Then some stuff happened (see previous post), and I lost most of the ground I'd gained. I ended up in a two-year depressive episode during which I didn't care about anything at all, least of all myself.
Now I'm doing my best to start the long climb out of that hole, and a big part of that is improving my physical health as well as my mental health.
Which brings me to the point. I don't believe in dieting. I don't believe it's helpful in the long term, and I know for sure that for me, dieting is very harmful. For me, dieting triggers binge eating and depression. So how, as someone who does not and can not diet, do I reconcile myself to using a tool that focuses so heavily on counting calories?
The main point of SparkPeople for me is that it provides me with a way of tracking nutrition and fitness, but I'm not focusing on calories, and I don't have a weight loss goal.
I am using the food tracker to provide myself with nutritional goals -- like getting enough protein, calcium, and iron, which are things I've had trouble with in the past. So I'm entering all the food I eat, and the calories are being tracked by the site as well as all the nutrients that I'm interested in, but it's not the calories I'm focusing on.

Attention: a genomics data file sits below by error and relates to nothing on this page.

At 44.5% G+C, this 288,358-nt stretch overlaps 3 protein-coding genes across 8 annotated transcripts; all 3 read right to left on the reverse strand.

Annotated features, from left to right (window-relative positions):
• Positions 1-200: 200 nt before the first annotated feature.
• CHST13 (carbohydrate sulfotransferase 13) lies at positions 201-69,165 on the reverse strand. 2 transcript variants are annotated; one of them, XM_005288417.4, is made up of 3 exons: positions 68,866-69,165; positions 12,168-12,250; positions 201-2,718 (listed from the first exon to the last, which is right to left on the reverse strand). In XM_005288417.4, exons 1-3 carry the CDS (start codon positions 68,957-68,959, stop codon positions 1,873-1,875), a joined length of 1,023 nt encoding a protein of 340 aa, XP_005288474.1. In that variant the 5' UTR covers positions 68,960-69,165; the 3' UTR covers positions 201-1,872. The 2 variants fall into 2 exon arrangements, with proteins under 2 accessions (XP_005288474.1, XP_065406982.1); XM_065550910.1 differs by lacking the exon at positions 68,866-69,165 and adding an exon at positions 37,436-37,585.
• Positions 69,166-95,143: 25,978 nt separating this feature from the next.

I'm eating food that has the nutrients I want to give my body, but within that I'm eating the foods that I want to eat. So if, for example, I want to eat a whole bag of Doritos, I'm going to eat them, enjoy them, add it to the tracker, and congratulate myself on all the protein. But at the same time, since my body isn't going to be happy eating Doritos all the time, I won't be doing that a whole lot.